Iron Content of Saccharomyces cerevisiae Cells Grown under Iron-Deficient and Iron-Overload Conditions
journal contributionposted on 08.01.2013, 00:00 by Gregory P. Holmes-Hampton, Nema D. Jhurry, Sean P. McCormick, Paul A. Lindahl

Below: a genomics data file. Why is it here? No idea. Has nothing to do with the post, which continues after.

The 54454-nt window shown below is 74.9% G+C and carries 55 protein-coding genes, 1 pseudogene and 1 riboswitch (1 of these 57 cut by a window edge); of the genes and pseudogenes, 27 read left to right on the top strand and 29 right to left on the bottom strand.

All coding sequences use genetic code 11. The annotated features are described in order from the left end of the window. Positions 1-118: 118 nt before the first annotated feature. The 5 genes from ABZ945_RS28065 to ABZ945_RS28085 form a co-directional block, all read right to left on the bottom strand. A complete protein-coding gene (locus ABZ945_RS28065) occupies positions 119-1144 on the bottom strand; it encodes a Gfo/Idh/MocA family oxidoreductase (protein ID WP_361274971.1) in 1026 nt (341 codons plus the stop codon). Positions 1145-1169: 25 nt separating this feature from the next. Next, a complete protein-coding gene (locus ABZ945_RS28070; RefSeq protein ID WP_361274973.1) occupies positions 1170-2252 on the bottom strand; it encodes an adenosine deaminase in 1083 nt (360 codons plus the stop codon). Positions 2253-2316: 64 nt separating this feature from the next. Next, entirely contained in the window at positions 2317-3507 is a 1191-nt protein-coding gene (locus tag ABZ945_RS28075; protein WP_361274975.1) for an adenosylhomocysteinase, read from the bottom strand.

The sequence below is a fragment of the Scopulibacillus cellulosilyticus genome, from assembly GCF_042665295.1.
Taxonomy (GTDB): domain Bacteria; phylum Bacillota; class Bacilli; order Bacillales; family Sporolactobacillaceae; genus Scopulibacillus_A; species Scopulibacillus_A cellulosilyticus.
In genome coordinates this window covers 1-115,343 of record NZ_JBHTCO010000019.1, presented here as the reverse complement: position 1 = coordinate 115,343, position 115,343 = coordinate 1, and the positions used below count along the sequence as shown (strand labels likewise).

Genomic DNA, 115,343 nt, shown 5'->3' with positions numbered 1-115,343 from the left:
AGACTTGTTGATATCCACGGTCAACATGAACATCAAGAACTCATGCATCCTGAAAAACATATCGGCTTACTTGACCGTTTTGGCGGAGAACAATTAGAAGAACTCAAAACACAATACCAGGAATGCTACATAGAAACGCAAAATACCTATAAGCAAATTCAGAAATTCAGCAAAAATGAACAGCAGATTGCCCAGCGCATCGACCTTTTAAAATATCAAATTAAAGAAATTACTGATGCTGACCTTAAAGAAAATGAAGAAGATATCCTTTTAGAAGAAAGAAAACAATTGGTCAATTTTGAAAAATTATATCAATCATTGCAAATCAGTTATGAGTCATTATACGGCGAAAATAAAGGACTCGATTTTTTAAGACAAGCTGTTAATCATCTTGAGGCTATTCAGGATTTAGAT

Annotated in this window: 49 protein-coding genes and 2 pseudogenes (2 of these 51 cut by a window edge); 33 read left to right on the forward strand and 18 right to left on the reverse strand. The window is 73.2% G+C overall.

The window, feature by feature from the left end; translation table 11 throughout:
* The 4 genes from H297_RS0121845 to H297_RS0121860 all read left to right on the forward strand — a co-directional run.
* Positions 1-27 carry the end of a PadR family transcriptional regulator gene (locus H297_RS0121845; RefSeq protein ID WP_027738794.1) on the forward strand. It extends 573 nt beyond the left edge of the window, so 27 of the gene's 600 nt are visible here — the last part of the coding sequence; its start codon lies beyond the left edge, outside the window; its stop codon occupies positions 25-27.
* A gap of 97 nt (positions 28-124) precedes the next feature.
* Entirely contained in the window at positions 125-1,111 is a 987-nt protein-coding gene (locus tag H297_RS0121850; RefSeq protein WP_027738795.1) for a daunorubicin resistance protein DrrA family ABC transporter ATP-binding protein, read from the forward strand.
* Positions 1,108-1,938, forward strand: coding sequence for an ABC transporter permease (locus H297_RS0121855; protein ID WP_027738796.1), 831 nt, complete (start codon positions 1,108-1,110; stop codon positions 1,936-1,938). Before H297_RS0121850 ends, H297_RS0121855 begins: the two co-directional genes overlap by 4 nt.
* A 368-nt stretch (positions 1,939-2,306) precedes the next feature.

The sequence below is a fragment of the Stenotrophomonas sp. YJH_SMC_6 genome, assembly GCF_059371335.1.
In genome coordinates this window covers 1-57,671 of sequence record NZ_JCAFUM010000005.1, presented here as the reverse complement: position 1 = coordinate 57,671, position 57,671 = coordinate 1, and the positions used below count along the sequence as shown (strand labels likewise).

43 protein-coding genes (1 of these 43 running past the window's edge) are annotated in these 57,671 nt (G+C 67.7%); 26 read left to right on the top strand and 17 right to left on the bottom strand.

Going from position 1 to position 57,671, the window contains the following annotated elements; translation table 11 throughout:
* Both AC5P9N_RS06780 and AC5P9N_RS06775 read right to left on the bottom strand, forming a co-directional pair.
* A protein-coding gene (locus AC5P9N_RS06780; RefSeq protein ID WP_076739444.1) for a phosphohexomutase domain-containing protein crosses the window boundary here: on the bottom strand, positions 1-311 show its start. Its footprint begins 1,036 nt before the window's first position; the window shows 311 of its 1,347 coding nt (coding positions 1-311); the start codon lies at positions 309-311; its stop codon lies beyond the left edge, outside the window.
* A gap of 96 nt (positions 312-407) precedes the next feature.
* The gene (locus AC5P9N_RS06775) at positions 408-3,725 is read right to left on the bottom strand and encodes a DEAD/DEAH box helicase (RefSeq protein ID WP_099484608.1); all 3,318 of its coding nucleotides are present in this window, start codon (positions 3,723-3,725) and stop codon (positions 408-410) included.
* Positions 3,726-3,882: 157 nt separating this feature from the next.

Fermenting cells were grown under Fe-deficient and Fe-overload conditions, and their Fe contents were examined using biophysical spectroscopies. The high-affinity Fe import pathway was active only in Fe-deficient cells. Such cells contained ∼150 μM Fe, distributed primarily into nonheme high-spin (NHHS) FeII species and mitochondrial Fe. Most NHHS FeII was not located in mitochondria, and its function is unknown. Mitochondria isolated from Fe-deficient cells contained [Fe4S4]2+ clusters, low- and high-spin hemes, S = 1/2 [Fe2S2]+ clusters, NHHS FeII species, and [Fe2S2]2+ clusters. The presence of [Fe2S2]2+ clusters was unprecedented; their presence in previous samples was obscured by the spectroscopic signature of FeIII nanoparticles, which are absent in Fe-deficient cells. Whether Fe-deficient cells were grown under fermenting or respirofermenting conditions had no effect on Fe content; such cells prioritized their use of Fe to essential forms devoid of nanoparticles and vacuolar Fe. The majority of Mn ions in wild-type yeast cells was electron paramagnetic resonance-active MnII and not located in mitochondria or vacuoles. Fermenting cells grown on Fe-sufficient and Fe-overloaded medium contained 400–450 μM Fe. In these cells, the concentration of nonmitochondrial NHHS FeII declined 3-fold, relative to that in Fe-deficient cells, whereas the concentration of vacuolar NHHS FeIII increased to a limiting cellular concentration of ∼300 μM. Isolated mitochondria contained more NHHS FeII ions and substantial amounts of FeIII nanoparticles. The Fe contents of cells grown with excessive Fe in the medium were similar over a 250-fold change in nutrient Fe levels. The ability to limit Fe import prevents cells from becoming overloaded with Fe.